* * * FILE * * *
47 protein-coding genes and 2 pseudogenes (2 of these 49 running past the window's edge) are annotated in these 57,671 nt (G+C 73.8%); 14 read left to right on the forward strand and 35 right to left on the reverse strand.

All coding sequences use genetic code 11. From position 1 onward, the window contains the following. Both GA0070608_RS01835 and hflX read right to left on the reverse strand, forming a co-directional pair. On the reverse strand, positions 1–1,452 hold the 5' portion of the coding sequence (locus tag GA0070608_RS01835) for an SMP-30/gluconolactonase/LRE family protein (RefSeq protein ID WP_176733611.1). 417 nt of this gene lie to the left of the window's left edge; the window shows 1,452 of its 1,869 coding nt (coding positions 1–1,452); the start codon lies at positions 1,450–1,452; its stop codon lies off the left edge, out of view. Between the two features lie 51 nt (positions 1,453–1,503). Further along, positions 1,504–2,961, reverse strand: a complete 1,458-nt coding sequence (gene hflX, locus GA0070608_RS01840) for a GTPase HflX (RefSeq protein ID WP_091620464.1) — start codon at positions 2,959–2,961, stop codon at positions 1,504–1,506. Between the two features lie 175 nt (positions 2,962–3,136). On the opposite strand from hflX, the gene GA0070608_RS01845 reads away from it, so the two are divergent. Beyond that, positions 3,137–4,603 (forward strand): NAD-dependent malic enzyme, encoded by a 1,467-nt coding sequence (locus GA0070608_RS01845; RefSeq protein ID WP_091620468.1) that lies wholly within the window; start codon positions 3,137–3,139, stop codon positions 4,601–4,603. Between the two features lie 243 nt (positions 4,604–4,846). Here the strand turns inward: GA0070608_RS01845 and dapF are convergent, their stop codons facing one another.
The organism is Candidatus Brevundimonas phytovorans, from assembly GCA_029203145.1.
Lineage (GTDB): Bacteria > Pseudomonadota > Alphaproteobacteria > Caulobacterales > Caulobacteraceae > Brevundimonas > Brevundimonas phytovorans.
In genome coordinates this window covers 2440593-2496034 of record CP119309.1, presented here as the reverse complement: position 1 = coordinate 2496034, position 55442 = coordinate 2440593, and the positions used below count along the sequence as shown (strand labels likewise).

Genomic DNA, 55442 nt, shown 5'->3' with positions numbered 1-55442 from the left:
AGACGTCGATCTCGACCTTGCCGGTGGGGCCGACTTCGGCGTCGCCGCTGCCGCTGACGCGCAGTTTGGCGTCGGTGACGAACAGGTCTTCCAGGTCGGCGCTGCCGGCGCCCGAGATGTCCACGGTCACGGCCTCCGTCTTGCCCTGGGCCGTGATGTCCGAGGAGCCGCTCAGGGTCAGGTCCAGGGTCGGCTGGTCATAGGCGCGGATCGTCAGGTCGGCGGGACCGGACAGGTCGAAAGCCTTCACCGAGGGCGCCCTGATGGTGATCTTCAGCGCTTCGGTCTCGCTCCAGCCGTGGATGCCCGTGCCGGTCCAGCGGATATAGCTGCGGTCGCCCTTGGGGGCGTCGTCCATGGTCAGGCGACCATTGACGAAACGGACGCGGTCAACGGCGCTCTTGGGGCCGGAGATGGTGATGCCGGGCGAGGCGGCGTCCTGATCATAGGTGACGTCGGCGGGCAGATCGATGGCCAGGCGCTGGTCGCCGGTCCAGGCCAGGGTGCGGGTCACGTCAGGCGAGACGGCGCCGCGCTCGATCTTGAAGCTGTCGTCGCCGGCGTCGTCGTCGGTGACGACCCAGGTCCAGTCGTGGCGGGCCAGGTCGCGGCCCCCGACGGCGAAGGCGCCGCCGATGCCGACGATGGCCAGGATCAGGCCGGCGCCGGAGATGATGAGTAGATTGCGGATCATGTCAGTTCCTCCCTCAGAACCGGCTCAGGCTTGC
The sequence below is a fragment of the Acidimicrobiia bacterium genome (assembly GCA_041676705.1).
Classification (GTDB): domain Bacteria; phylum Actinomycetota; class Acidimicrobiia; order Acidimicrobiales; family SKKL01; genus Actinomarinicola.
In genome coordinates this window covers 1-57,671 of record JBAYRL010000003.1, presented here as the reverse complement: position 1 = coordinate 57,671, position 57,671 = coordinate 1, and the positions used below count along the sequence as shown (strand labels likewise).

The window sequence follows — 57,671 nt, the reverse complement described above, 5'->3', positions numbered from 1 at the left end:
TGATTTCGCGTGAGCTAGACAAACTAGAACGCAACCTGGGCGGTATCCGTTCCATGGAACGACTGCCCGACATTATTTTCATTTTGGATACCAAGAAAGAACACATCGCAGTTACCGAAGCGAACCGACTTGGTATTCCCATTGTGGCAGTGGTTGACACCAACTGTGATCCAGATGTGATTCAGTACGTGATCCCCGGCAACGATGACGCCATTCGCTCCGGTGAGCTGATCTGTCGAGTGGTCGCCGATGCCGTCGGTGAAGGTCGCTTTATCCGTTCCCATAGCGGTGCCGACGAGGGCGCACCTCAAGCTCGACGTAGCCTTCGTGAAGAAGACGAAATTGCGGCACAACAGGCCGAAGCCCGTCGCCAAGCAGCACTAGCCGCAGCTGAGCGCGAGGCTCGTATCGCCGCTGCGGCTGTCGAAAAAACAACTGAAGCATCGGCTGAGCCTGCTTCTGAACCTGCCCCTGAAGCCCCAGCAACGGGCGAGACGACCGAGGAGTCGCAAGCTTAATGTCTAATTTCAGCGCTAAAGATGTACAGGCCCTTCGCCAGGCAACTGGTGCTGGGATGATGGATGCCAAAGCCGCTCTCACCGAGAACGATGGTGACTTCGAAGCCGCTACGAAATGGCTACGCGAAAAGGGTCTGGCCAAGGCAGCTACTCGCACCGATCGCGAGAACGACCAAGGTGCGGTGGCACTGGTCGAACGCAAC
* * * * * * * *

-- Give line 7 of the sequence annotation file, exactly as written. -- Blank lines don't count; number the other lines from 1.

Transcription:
AGACGTCGATCTCGACCTTGCCGGTGGGGCCGACTTCGGCGTCGCCGCTGCCGCTGACGCGCAGTTTGGCGTCGGTGACGAACAGGTCTTCCAGGTCGGCGCTGCCGGCGCCCGAGATGTCCACGGTCACGGCCTCCGTCTTGCCCTGGGCCGTGATGTCCGAGGAGCCGCTCAGGGTCAGGTCCAGGGTCGGCTGGTCATAGGCGCGGATCGTCAGGTCGGCGGGACCGGACAGGTCGAAAGCCTTCACCGAGGGCGCCCTGATGGTGATCTTCAGCGCTTCGGTCTCGCTCCAGCCGTGGATGCCCGTGCCGGTCCAGCGGATATAGCTGCGGTCGCCCTTGGGGGCGTCGTCCATGGTCAGGCGACCATTGACGAAACGGACGCGGTCAACGGCGCTCTTGGGGCCGGAGATGGTGATGCCGGGCGAGGCGGCGTCCTGATCATAGGTGACGTCGGCGGGCAGATCGATGGCCAGGCGCTGGTCGCCGGTCCAGGCCAGGGTGCGGGTCACGTCAGGCGAGACGGCGCCGCGCTCGATCTTGAAGCTGTCGTCGCCGGCGTCGTCGTCGGTGACGACCCAGGTCCAGTCGTGGCGGGCCAGGTCGCGGCCCCCGACGGCGAAGGCGCCGCCGATGCCGACGATGGCCAGGATCAGGCCGGCGCCGGAGATGATGAGTAGATTGCGGATCATGTCAGTTCCTCCCTCAGAACCGGCTCAGGCTTGC